associating said scheduler icon with said database icon; and
storing said data generated during said operation in said database format.
16. The method of claim 15 further comprising the steps of:
causing said computer to display on said display device a report icon;
copying said report icon into said experiment design region;
specifying a particular report format associated with said report icon;
associating said database icon with said report icon; and
generating a report of said data in said particular report format.
17. A method for causing a computer to operate an external device, said computer having a display device, wherein said external device generates a first set of data responsive to performing an operation, the method comprising the steps of:
causing said computer to display on said display device a device icon, said device icon representing said external device;
causing said computer to display on said display device an operation icon, said operation icon representing an operation performable by said external device;
constructing an icon sequence, said icon sequence including said device icon and said operation icon;
causing said computer to generate control signals responsive icon sequence, said control signals including a control signal for causing said external device to perform said operation;
causing said computer to display on said display device an experiment design region;
causing said computer to display on said display device as scheduler icon;
copying said device icon into said experiment design region;
copying said scheduler icon into said experiment design region;
associating said device icon with said scheduler icon;
causing said computer to display on said display device a scheduler window associated with said scheduler icon;
wherein said step of constructing said sequence includes constructing said icon sequence in said scheduler window;
causing said computer to display on said display device a data correlation icon;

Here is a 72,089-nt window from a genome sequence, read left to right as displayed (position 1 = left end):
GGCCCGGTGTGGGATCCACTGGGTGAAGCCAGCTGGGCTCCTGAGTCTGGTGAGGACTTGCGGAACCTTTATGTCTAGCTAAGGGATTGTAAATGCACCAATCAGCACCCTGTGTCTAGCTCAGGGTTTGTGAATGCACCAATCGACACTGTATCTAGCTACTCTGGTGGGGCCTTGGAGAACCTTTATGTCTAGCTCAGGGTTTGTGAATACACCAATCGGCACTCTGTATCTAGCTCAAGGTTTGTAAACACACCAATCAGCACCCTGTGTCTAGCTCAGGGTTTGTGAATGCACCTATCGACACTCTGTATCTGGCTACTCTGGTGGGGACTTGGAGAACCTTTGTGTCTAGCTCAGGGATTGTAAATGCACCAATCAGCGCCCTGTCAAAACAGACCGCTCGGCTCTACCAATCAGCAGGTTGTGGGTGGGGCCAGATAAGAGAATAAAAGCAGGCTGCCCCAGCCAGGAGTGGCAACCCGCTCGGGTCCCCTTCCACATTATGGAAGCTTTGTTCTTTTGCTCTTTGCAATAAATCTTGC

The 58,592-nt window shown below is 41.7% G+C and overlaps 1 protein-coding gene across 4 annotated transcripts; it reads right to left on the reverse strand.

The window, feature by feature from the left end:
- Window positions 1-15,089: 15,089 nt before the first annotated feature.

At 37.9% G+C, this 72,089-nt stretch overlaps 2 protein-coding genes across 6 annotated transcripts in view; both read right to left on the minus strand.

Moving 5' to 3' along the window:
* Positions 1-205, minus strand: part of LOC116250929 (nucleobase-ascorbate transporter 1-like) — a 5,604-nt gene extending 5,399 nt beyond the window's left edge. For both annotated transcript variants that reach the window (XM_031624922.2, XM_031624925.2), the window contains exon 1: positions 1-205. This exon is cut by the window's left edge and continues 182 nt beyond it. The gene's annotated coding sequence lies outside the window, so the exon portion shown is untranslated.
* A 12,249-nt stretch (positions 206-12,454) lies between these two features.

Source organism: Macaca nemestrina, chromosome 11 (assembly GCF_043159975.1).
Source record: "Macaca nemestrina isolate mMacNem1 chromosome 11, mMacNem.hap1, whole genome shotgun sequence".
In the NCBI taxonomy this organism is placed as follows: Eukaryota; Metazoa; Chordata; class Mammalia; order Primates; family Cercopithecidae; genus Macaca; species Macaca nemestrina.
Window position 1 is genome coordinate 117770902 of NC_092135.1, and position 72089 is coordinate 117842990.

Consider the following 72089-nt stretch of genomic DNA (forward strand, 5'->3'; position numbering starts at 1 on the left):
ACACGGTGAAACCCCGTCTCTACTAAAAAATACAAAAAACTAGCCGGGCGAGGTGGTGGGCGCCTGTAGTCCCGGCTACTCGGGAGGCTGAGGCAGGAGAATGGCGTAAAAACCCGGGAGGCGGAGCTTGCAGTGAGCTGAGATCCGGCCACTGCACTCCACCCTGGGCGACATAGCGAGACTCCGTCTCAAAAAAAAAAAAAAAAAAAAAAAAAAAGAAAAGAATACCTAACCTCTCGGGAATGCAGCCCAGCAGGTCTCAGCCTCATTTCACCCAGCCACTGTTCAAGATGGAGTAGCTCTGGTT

copying said data correlation icon into said experiment design region;
specifying a correlation between said first set of data and a first plurality of labels with controls associated with said data correlation icon;
associating said scheduler icon with said data correlation icon; and
causing said computer to generate correlation data representing said correlation responsive to said data correlation icon.
18. A method for causing a computer to operate an external device, said computer having a display device, the method comprising the steps of:
causing said computer to display on said display device a device icon, said device icon representing said external device;
causing said computer to display on said display device an operation icon, said operation icon representing an operation performable by said external device;
constructing an icon sequence, said icon sequence including said device icon and said operation icon;
causing said computer to generate control signals responsive to said icon sequence, said control signals including a control signal for causing said external device to perform said operation;
causing said computer to display on said display device a stopwatch icon, said icon sequence including said stopwatch icon; and
causing said computer to begin tracking elapsed time upon completion of an operation represented by an icon directly preceding said stopwatch icon in said icon sequence.
19. A method for causing a computer to operate an external device, the computer having a display device, the method comprising the steps of:
causing said computer to display on said display device an operation icon, said operation icon representing an operation performable by said external device;
causing said computer to display on said display device a sequence control icon, said sequence control icon being associated with a terminating condition;
constructing an icon sequence including said sequence control icon and said operation icon; and
causing said computer to generate control signals to said external device, said control signals causing said external device to repeatedly perform said operation until said terminating condition is satisfied wherein a linear insertion position of said sequence control icon determines which icons in the icon sequence are affected by said sequence control icon.
20. The method of claim 19 further comprising the steps of:
causing said computer to display controls associated with said sequence control icon, wherein said controls are controls for specifying said terminating condition; and
specifying said terminating condition with said controls.
21. The method of claim 19 further comprising the steps of causing said computer to display controls associated with said operation icon, wherein said controls are controls for specifying operational parameters of said operation; and